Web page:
While Japan and the world are still trying to assess the impact of the catastrophic earthquake and tsunami that struck parts of Japan last week, including the terrible human and economic toll that is still unfolding, a U.S. public company should consider whether it should publicly disclose the effects or potential effects on it. A company should assess such effects and their materiality and consider disclosure regarding, among other things, any of the following located in Japan and related impacts on its balance sheet and results of operations (including guidance):
For nuclear utilities and companies involved in constructing, supplying or servicing nuclear power facilities, the disaster’s potential impact on the nuclear power industry and its regulation in the United States and the world might be another disclosure item. Casualty insurers and companies that sold buildings or equipment that may have failed during or as a result of the earthquake or tsunami also may have special disclosure considerations.
A company may be required to disclose such effects, including prospective effects, in the management’s discussion and analysis (MD&A) section of its next Form 10-Q or Form 10-K, and earlier disclosure in the company’s next regular financial press release may be appropriate. However, if the effects are likely to be material, the company should consider disclosing information on a more current basis in a press release or Form 8-K, even though SEC rules generally do not require such an update between quarterly filings. Aside from providing useful information to investors and analysts, such current disclosure of material information would allow the company to discuss the disaster’s effects with investors or analysts without the risk of violating Regulation FD and would remove any questions as to whether the company should close its trading window, if it is open. Finally, if a company is using forward-looking statement disclaimers in a press release or for some other purpose prior to filing its next Form 10-Q or Form 10-K, it should consider updating the disclaimers in respect of this subject, and similarly, it should consider updating its risk factors in its next Form 10-Q or Form 10-K. If a company concludes that the effects on the company are not significant, depending on the company’s business, the company may find it beneficial to disclose that conclusion to allay investor concerns.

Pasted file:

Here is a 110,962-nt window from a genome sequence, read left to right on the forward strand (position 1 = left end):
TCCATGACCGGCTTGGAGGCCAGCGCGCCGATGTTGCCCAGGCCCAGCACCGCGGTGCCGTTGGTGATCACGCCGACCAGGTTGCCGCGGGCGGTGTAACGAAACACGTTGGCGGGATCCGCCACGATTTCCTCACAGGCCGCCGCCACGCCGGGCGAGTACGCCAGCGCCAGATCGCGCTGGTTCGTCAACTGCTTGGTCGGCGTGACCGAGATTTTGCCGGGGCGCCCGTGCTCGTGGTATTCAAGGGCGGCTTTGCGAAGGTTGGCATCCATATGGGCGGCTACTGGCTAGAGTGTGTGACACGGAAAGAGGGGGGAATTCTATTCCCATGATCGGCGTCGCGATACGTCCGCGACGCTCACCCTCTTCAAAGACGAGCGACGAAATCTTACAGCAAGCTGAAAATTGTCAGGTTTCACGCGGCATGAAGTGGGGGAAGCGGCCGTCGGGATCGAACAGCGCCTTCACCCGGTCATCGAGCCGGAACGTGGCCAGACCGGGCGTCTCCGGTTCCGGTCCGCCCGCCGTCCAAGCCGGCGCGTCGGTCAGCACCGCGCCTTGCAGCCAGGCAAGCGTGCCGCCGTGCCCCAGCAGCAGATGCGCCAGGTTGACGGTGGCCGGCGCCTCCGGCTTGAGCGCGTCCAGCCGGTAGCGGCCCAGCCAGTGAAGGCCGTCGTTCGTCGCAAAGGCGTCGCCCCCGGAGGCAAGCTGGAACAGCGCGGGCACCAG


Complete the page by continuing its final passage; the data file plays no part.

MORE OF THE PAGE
Mark T. Plichta
Patrick G. Quick